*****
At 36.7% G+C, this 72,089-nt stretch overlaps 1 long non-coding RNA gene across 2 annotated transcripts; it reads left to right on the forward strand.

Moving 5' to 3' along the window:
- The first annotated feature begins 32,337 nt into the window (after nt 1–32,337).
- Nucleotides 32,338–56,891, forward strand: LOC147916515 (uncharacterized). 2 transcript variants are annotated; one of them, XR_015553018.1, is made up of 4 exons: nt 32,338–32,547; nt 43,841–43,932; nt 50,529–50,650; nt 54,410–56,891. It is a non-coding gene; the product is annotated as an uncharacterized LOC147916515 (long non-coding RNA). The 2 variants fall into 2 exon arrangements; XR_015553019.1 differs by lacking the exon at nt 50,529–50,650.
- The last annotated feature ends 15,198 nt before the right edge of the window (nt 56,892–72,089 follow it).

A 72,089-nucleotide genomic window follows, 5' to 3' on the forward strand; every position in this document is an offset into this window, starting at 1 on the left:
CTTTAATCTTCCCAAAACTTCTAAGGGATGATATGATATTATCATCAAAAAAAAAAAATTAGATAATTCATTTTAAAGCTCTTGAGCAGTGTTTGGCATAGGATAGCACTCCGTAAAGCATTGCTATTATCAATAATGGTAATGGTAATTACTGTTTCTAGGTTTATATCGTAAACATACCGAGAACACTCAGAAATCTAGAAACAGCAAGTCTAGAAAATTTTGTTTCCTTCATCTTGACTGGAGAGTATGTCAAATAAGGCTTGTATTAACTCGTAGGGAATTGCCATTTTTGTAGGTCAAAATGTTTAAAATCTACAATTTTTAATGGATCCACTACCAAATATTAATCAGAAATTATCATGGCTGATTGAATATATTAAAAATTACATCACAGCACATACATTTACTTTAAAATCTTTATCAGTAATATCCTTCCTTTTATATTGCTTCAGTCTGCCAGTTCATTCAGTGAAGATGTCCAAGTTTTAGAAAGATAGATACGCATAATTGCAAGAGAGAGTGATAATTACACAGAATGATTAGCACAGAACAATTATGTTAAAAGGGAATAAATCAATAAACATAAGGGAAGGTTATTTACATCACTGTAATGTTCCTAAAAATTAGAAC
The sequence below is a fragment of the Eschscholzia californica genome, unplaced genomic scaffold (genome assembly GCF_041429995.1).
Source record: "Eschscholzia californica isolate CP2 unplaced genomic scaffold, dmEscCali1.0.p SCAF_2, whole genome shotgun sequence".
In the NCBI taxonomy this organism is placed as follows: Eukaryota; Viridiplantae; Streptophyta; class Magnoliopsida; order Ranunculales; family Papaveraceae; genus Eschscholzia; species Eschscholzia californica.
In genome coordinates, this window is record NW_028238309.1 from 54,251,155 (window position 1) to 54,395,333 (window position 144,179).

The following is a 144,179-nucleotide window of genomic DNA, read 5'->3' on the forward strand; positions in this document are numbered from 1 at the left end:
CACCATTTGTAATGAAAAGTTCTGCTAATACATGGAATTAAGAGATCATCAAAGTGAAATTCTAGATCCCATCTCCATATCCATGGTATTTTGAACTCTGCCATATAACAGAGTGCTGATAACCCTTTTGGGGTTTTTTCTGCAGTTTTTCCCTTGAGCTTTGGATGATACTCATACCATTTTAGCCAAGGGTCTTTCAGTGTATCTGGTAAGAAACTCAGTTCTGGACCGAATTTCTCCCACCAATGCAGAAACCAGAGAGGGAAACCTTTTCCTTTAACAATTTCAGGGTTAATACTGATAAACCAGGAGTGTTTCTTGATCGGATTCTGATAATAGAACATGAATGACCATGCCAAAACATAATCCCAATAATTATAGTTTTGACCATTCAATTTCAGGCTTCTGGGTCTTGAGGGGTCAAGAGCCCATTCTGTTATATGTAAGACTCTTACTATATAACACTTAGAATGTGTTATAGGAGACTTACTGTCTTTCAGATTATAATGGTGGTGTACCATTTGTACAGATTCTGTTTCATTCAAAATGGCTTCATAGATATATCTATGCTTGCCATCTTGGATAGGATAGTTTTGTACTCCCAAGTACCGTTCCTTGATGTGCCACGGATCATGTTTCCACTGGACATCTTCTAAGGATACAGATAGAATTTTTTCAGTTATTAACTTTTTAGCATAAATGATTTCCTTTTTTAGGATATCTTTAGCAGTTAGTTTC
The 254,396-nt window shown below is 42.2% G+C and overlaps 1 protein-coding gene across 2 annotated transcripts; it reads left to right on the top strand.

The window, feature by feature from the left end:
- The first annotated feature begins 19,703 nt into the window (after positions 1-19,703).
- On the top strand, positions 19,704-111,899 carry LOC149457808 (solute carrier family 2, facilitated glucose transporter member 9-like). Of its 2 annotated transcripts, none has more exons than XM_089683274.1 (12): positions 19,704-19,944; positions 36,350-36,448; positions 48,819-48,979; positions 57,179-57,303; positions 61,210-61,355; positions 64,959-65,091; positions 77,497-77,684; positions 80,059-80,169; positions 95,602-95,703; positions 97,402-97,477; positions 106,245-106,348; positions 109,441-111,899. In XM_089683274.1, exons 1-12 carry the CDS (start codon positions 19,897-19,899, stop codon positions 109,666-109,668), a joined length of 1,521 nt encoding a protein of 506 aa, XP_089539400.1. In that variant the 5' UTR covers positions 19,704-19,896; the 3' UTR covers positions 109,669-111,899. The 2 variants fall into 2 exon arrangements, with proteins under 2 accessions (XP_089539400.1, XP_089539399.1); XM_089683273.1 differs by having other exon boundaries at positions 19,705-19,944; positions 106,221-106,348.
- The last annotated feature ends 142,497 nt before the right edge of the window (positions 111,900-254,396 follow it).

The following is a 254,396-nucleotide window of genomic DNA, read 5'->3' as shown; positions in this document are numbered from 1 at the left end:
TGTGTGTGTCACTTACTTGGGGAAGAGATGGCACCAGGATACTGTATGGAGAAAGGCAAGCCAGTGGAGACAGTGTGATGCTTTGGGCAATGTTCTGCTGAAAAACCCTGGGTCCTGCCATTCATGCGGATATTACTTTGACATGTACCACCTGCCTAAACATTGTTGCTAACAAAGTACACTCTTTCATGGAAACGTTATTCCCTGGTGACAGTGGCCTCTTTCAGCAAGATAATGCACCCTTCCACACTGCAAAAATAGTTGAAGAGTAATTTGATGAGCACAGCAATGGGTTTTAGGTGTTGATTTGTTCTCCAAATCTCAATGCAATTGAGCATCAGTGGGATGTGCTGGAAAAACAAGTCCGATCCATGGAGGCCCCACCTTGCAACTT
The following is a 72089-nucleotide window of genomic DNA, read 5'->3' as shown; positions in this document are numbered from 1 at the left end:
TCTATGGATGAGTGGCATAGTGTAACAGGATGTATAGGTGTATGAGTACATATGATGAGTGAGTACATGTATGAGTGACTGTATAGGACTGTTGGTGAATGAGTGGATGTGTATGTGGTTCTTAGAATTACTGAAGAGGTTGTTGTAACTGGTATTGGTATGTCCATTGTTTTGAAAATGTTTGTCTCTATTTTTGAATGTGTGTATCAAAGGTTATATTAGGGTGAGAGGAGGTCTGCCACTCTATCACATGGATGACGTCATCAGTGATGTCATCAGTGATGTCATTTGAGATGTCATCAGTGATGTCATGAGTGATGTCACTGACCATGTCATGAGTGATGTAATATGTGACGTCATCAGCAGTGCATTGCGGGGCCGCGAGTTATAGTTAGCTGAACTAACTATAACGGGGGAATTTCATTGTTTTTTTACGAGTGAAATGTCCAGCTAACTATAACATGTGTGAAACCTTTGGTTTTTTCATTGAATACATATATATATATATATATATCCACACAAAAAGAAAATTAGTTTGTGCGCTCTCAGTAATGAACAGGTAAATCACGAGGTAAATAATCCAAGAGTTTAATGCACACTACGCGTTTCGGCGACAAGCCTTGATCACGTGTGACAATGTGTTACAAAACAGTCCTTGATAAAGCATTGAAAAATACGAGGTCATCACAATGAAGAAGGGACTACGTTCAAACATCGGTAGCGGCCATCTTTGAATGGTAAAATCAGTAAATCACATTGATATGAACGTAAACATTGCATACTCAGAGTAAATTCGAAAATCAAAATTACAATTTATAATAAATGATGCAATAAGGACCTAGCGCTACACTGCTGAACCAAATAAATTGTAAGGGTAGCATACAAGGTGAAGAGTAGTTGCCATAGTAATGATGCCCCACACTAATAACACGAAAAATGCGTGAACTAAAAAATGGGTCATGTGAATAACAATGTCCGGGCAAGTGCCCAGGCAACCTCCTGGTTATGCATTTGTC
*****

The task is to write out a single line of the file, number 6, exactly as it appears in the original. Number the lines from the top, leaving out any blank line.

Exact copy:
A 72,089-nucleotide genomic window follows, 5' to 3' on the forward strand; every position in this document is an offset into this window, starting at 1 on the left: